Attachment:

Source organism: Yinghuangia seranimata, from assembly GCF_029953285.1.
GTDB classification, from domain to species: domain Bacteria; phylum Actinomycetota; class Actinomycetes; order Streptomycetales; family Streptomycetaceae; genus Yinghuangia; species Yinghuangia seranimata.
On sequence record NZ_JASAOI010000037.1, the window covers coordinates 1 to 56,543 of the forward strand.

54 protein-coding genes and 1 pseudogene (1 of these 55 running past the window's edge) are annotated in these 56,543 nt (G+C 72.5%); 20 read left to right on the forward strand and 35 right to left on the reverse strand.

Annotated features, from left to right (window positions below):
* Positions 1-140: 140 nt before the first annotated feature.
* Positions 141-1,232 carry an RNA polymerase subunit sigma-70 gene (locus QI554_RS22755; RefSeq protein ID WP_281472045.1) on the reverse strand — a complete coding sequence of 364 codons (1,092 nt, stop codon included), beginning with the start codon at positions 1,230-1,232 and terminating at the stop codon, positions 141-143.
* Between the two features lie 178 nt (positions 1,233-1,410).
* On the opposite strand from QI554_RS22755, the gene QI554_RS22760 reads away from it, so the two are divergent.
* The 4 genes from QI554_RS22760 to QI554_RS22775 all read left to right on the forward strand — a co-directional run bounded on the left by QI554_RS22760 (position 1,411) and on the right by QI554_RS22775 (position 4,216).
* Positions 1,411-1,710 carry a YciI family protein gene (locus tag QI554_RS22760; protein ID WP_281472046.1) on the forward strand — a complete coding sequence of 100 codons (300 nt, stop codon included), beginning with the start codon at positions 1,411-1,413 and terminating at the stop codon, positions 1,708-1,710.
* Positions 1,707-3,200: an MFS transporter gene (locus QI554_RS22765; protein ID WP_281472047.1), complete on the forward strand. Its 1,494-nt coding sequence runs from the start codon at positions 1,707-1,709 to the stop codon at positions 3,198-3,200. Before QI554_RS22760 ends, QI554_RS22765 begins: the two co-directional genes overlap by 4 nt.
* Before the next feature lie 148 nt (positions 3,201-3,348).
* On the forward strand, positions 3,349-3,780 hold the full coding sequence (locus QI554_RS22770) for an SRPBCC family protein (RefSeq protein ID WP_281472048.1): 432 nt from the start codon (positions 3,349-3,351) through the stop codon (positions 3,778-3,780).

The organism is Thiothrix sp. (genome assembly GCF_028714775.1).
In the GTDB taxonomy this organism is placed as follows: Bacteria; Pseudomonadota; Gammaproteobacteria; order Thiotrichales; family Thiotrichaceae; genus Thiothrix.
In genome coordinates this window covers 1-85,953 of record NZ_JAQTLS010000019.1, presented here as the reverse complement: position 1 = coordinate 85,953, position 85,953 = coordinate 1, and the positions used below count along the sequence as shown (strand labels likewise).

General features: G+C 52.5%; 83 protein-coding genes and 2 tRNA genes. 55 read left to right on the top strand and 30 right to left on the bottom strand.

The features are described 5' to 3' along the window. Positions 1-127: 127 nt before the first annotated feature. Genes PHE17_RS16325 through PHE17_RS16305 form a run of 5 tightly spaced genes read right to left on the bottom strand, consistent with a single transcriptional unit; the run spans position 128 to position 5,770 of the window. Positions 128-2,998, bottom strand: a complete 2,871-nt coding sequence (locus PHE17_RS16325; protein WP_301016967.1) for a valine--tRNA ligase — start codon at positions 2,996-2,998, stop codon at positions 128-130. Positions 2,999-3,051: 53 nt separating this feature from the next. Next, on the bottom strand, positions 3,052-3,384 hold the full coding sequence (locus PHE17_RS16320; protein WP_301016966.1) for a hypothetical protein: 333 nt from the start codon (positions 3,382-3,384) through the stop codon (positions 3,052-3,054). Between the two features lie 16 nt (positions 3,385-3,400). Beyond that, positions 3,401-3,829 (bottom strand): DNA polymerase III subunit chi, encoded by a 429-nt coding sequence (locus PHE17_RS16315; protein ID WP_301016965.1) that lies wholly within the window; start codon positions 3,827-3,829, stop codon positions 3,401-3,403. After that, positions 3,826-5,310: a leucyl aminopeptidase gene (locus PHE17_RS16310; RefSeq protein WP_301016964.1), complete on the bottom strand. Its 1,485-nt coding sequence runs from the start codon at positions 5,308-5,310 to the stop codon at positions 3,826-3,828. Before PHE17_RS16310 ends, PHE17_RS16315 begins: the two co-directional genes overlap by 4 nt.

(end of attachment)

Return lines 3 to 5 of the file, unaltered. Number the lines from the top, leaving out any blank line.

On sequence record NZ_JASAOI010000037.1, the window covers coordinates 1 to 56,543 of the forward strand.

54 protein-coding genes and 1 pseudogene (1 of these 55 running past the window's edge) are annotated in these 56,543 nt (G+C 72.5%); 20 read left to right on the forward strand and 35 right to left on the reverse strand.

Annotated features, from left to right (window positions below):